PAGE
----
Climate change will shift key coordinates of foreign policy in the coming years and decades. Even now, climate policy is more than just environment policy; it has long since arrived at the centre of foreign policy.
The ASEM (Asia-Europe Meeting) Foreign Ministers’ Meeting is being held in Madrid on 15 and 16 December. The meeting, the only format that regularly brings all EU Foreign Ministers together with their Asian counterparts, this year aims to issue a signal for a strong, rules-based global order.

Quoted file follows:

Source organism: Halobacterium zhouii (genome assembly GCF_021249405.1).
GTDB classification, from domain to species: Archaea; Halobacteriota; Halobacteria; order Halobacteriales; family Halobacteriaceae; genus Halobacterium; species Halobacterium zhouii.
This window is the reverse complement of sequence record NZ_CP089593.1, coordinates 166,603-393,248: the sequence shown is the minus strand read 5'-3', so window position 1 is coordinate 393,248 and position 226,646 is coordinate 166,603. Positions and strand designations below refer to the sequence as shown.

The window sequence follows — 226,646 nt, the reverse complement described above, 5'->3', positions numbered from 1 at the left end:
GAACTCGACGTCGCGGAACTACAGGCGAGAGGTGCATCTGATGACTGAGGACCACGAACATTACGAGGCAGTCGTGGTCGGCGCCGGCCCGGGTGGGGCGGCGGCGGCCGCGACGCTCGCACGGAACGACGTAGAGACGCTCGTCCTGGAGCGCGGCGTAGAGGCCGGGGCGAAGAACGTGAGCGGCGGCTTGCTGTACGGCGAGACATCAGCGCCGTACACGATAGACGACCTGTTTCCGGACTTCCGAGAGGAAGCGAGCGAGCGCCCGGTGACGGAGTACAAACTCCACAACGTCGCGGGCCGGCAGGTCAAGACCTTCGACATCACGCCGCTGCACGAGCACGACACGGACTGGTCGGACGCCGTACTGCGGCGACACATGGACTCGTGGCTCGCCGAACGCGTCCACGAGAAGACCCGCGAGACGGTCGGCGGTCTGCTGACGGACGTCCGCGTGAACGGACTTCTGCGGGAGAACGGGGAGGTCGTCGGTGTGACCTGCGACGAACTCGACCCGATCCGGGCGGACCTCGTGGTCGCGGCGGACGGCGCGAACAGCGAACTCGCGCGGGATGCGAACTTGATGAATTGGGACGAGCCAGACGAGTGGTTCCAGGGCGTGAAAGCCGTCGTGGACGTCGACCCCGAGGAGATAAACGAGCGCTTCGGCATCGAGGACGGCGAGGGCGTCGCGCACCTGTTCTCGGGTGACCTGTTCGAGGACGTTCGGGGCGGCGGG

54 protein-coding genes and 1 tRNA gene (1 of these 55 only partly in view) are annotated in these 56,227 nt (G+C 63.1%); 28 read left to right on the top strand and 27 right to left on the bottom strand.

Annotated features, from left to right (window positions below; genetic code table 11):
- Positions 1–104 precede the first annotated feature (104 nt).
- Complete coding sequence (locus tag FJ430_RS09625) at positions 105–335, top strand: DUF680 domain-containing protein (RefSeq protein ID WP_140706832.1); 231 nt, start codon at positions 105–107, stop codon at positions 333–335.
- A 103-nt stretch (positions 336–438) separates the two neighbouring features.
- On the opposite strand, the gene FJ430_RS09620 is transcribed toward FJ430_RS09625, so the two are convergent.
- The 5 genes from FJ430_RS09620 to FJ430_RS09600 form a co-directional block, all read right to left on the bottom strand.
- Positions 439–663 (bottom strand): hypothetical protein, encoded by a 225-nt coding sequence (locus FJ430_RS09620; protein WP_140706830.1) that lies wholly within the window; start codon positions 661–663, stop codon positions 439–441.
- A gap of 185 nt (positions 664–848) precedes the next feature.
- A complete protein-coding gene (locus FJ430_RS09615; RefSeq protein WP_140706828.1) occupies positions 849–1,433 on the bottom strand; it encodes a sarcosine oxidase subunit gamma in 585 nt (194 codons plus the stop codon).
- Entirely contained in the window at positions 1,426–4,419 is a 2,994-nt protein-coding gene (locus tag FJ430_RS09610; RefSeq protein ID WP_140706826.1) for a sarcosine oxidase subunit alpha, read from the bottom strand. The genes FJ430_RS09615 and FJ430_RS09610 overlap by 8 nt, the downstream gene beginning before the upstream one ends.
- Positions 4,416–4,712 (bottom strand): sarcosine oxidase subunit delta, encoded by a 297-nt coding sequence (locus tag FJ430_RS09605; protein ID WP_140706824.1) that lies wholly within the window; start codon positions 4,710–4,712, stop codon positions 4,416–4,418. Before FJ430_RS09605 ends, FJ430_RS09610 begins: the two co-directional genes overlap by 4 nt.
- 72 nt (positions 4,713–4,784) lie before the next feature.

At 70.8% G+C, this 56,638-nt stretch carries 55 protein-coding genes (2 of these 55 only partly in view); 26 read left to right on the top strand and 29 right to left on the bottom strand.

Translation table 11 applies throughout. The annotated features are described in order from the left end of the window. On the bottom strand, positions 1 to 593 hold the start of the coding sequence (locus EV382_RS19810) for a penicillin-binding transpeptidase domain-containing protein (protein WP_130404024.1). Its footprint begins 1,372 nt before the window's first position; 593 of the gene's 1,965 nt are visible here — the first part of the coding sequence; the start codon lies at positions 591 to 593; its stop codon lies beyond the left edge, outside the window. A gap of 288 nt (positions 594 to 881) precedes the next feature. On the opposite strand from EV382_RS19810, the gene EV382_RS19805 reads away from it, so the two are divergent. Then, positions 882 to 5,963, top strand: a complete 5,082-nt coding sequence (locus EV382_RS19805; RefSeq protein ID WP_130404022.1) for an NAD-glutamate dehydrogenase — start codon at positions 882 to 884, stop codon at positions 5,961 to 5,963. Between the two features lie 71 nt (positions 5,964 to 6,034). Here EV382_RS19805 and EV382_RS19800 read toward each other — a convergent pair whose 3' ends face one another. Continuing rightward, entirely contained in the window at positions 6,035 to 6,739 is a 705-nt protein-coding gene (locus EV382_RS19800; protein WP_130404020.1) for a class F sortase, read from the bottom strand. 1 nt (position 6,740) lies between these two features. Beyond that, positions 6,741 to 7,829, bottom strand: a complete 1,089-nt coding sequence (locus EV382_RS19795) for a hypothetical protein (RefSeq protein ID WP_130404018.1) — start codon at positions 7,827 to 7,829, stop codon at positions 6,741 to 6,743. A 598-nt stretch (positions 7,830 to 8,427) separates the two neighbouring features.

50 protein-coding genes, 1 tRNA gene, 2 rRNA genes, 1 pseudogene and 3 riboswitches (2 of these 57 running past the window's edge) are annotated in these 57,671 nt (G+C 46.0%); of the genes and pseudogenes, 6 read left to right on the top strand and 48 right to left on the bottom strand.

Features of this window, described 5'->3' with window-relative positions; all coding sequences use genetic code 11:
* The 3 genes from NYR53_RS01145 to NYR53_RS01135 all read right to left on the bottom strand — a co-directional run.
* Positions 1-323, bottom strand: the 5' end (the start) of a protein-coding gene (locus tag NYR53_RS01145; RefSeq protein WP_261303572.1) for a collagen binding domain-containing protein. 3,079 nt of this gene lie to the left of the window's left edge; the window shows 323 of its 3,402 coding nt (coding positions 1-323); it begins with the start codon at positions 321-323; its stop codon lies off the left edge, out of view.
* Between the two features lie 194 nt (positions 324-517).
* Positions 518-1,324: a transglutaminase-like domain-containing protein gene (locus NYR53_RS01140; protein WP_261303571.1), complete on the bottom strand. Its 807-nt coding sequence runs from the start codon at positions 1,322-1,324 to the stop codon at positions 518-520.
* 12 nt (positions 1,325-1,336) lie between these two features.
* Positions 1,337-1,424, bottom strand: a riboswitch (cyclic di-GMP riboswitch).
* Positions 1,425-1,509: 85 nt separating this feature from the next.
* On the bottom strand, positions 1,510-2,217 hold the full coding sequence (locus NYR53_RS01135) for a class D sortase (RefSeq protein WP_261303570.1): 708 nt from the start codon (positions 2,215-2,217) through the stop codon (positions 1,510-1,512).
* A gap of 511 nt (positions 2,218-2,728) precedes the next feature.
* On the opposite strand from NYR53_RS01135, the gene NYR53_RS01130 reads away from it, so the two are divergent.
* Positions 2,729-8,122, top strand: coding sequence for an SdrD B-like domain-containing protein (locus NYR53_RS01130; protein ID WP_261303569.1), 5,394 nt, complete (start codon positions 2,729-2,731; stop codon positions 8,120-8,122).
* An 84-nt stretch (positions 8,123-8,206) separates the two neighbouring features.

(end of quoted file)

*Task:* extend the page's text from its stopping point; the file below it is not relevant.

In December 1959, the signatory States to the Antarctic Treaty agreed on a milestone in the multilateral world order: in the interest of all mankind, the “seventh continent” was forever to be used exclusively for peaceful purposes and scientific investigation.
On 20 September, just a few days before the United Nations Climate Action Summit in New York, the climate cabinet met to agree the main points of the 2030 climate protection programme. The package of measures is designed to ensure that greenhouse gas emissions are reduced.
German Government adopts its Arctic policy guidelines and is campaigning internationally for a peaceful and responsible use of the Arctic.